While President Trump is still suffering under a lifetime ban from Twitter, the man who has morphed from America's Mayor to Ex-President's Personal Lawyer, Rudy Giuliani, continues to tweet on, although not necessarily to his advantage.
A Jan. 7 tweet was a prime example, as well as fodder for those who think Rudy has tried to compensate for losing a few yards off his fastball by relying exclusively on throwing screwballs.
He stated, "Antifa and BLM attack DC like they helped organize the January 6 attack on Congress. However, so far their role is being concealed."
Even to veteran Rudy Watchers, this was a bit startling, and not necessarily because of the far-fetched theory, which is actually pretty consistent with many of his recent pronouncements about events related to the presidential election. (One of those, that a voting-machine company rigged its machines to shift votes for Mr. Trump to Joe Biden's column, as part of a really long-range conspiracy whose participants include Venezuelan dictator Hugo Chavez—who can't be subpoenaed to testify because he died eight years ago—has put him on the wrong end of a $2.7-billion defamation lawsuit filed by the firm.)
You might figure that Rudy would have a ready defense for implicating Antifa and Black Lives Matter in the attacks at the U.S. Capitol: he should know, because he was there. Except that therein lies a problem for Mr. Giuliani. One reason he isn't part of Mr. Trump's defense team during the ongoing Senate impeachment trial (aside from his batting average in election-related court cases being so low that the baseball term the Mendoza Line, for players hitting below .200, may soon be joined by the Giuliani Line for those batting .000) is that he could be called as a witness in that case.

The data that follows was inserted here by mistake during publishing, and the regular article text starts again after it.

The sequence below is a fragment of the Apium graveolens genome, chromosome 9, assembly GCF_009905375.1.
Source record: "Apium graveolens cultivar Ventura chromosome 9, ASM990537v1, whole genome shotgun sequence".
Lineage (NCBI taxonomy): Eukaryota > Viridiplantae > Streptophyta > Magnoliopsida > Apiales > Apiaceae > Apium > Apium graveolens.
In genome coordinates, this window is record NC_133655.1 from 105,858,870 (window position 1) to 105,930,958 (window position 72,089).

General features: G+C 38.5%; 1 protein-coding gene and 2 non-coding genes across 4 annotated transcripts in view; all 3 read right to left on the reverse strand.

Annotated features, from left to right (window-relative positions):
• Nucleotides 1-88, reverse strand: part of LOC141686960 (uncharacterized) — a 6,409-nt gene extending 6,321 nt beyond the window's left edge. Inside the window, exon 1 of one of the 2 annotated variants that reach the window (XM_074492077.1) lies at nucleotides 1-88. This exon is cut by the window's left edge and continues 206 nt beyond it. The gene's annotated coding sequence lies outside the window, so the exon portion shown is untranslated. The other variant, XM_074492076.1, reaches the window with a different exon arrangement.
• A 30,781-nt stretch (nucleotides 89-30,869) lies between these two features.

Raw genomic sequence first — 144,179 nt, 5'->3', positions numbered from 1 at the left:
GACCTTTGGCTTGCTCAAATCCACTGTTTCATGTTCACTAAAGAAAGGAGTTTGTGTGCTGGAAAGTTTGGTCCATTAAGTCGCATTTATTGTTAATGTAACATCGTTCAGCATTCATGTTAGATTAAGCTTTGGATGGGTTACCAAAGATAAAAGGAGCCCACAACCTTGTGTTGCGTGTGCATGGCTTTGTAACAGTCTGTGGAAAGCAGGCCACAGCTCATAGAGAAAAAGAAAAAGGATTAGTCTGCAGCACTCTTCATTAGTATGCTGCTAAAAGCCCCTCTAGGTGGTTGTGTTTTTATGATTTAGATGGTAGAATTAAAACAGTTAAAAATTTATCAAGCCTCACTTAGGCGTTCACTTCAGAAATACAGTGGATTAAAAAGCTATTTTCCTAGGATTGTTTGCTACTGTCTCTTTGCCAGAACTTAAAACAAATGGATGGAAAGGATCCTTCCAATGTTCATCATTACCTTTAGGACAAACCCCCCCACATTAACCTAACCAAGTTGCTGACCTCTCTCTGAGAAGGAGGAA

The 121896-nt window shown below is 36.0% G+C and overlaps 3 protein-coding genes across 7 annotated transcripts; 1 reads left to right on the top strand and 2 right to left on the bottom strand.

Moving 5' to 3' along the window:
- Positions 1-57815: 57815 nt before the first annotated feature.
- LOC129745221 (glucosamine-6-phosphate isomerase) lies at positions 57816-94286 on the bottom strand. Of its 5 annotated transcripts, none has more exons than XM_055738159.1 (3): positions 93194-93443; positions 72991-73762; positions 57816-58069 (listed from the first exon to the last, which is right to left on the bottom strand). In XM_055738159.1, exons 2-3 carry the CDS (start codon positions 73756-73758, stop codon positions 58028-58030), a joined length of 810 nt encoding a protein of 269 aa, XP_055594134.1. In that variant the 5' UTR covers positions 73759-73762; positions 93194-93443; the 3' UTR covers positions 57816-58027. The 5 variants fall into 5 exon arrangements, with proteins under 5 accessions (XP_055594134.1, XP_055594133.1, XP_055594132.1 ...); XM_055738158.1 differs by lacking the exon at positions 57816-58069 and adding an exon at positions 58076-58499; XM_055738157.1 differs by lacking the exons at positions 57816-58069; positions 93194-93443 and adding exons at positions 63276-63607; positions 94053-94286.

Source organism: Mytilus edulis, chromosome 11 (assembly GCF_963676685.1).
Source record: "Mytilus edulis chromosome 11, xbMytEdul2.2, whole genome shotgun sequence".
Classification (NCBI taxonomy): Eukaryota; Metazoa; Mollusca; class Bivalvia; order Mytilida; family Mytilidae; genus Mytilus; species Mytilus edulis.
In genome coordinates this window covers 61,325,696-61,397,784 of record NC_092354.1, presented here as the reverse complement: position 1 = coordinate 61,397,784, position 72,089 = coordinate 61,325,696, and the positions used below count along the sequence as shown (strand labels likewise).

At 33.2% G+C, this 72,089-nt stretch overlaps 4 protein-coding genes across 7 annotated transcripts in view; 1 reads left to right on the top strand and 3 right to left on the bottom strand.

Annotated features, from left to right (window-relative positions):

That's because Rudy, as the final warm-up act before Mr. Trump gave his "fight like hell" speech to send his supporters off to the Capitol in the proper spirit, offered words of encouragement—"Let's have trial by combat"—that might wind up being his actual epitaph as well as his political one.
Somehow we're not convinced any BLM members would have found it easy blending into the crowd that flocked to the Ellipse to hear Mr. Trump before heading off to wage war on the Capitol and all those inside it. And so the likelihood of Mr. Giuliani's claim holding even a grain of truth falls well below the possibility that he could face Federal indictments on matters from the Trump rally to his adventures in the Ukraine with his pals Lev and Igor sometime in the next few months.
Twitter can be a tough medium, and apparently that's particularly true these days for Mr. Giuliani. One woman who replied to his tweeted claim about who was really behind the Capitol attack was short and pithy, writing, "So. Democrats took part in a failed coup to overthrow the election they won."
Her bit of written eye-rolling was one of the more-charitable responses.
One man wrote, "After you advocated 'trial by combat' to the howling #MAGA mob, they murdered one Capitol police officer, stabbed another in the face, threw another down a flight of stairs, nearly poked out the eye of a 4th, and injured 140 officers in total."
If the truth hurt, so did ridicule. One woman wrote, "I would watch the hell out of a documentary that explained how your brain broke." That brought this reply from a male tweeter: "'Broke?' He was like this as NYC Mayor. The rest of the country caught on years after the fact."
The earnest responders didn't necessarily help things. One asked, "What the hell happened to the Rudy Giuliani we all once knew and respected?"
Another asked, "Doesn't Rudy have any family who care enough for him to get him the mental health care he needs?"
Another poster used that as a straight line to respond, "No. They hate him as much as he hates himself."
We depend on the support of readers like you to help keep our publication strong and independent. Join us.